Finally, the anchorwoman is in place. She begins the broadcast with a foreign report. And slowly she begins taking off her blouse. Sunday Morning Correspondent Bill Geist reports on the world of Naked News.
This Toronto-based news program has millions of viewers worldwide on the Internet and pay-per-view television. Each news piece is accompanied by the removal of a piece of clothing.
By the end of the show, the anchors are completely nude. News anchors present top stories, weather, sports, entertainment, lifestyle news, and business news. Naked News also does street reporting. Going topless is legal for men and women on Toronto's streets.
Naked News suggests that sex sells news like it sells anything else, and that its approach is the logical next step in this trend. Critics of the program say it is tasteless and immoral.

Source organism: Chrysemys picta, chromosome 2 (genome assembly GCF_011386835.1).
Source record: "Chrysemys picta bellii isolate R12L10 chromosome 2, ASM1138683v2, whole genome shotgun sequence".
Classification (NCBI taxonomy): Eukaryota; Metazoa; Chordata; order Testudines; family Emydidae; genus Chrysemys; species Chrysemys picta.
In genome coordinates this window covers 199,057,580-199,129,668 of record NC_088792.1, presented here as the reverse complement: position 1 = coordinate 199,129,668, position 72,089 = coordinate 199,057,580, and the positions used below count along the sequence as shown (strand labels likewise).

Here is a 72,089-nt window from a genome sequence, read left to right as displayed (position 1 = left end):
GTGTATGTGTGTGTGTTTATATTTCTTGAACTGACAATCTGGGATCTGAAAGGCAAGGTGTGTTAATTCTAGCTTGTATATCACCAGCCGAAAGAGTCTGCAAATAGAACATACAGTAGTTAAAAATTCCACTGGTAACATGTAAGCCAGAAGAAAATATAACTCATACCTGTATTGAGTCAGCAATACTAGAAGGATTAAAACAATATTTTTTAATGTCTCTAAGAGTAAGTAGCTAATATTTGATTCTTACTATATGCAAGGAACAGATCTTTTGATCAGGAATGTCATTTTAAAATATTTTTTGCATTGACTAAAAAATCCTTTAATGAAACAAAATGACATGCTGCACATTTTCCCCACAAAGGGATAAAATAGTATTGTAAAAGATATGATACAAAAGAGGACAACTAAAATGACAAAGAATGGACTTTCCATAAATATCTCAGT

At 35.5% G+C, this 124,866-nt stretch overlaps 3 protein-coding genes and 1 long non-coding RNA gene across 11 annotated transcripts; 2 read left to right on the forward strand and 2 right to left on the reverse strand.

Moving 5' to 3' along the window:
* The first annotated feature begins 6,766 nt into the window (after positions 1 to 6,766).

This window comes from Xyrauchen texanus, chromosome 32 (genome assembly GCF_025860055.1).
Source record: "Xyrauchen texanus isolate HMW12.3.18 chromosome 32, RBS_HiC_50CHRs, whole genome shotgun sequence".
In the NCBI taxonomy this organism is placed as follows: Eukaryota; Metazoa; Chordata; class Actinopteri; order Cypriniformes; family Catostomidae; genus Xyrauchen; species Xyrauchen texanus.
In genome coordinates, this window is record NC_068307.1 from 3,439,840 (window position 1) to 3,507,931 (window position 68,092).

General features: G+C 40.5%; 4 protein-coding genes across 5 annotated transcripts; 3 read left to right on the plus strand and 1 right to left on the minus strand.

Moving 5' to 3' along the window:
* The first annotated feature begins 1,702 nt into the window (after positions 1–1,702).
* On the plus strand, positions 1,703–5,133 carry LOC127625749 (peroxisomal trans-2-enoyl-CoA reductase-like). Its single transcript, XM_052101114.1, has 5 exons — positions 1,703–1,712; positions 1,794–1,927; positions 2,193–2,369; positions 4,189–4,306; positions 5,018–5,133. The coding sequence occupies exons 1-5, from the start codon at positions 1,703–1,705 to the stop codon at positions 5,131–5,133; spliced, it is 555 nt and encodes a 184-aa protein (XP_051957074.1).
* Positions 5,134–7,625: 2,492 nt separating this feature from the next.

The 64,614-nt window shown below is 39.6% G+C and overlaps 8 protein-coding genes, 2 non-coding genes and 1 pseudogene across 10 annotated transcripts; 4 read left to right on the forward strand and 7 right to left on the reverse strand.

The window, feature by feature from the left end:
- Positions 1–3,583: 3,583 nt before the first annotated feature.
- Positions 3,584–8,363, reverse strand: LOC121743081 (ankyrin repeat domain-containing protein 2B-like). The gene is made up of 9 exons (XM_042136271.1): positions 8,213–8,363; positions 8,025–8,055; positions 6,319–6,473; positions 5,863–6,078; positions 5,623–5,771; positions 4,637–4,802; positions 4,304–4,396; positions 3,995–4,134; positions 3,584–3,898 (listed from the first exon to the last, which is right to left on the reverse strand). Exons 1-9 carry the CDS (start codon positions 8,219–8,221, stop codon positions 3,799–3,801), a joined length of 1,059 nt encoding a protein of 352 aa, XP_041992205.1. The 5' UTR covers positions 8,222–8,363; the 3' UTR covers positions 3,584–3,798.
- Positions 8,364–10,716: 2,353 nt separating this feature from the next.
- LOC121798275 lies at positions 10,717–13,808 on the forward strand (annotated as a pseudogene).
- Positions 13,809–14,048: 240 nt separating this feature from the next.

Global report anchor Carmen Russo says Naked News anchors have candor. "We take the serious issues as seriously as anyone else does, we just happen to be naked."
Devon Callwell, Naked News' lead anchor, says her stripping is tactful. "Well, certainly with stories that are speaking about direct murders or deaths, I won't disrobe at all during that story. I'll hold off."
Naked News anchors do not view themselves as journalists. None of them have news backgrounds. But they say they have all the problems of normal news anchors, and then some.
"When you're disrobing, there's a lot more pressure on you," says Naked News anchor Lucas Tyler. Raoul Santon, another anchor agrees. "You have to do it kind of smoothly and hope that it doesn't look too worked. And you can't forget a piece of clothing. That defeats the purpose."
Naked News claims it broadcasts to six million different viewers a month and is planning a cable channel, but even the anchors admit that people are not just watching to be informed.
"Let's call a spade a spade," says Tyler. "We're nude and people, at least the first few times, don't hear a word out of our mouths, okay?"
(Original airdate: 1/29/02)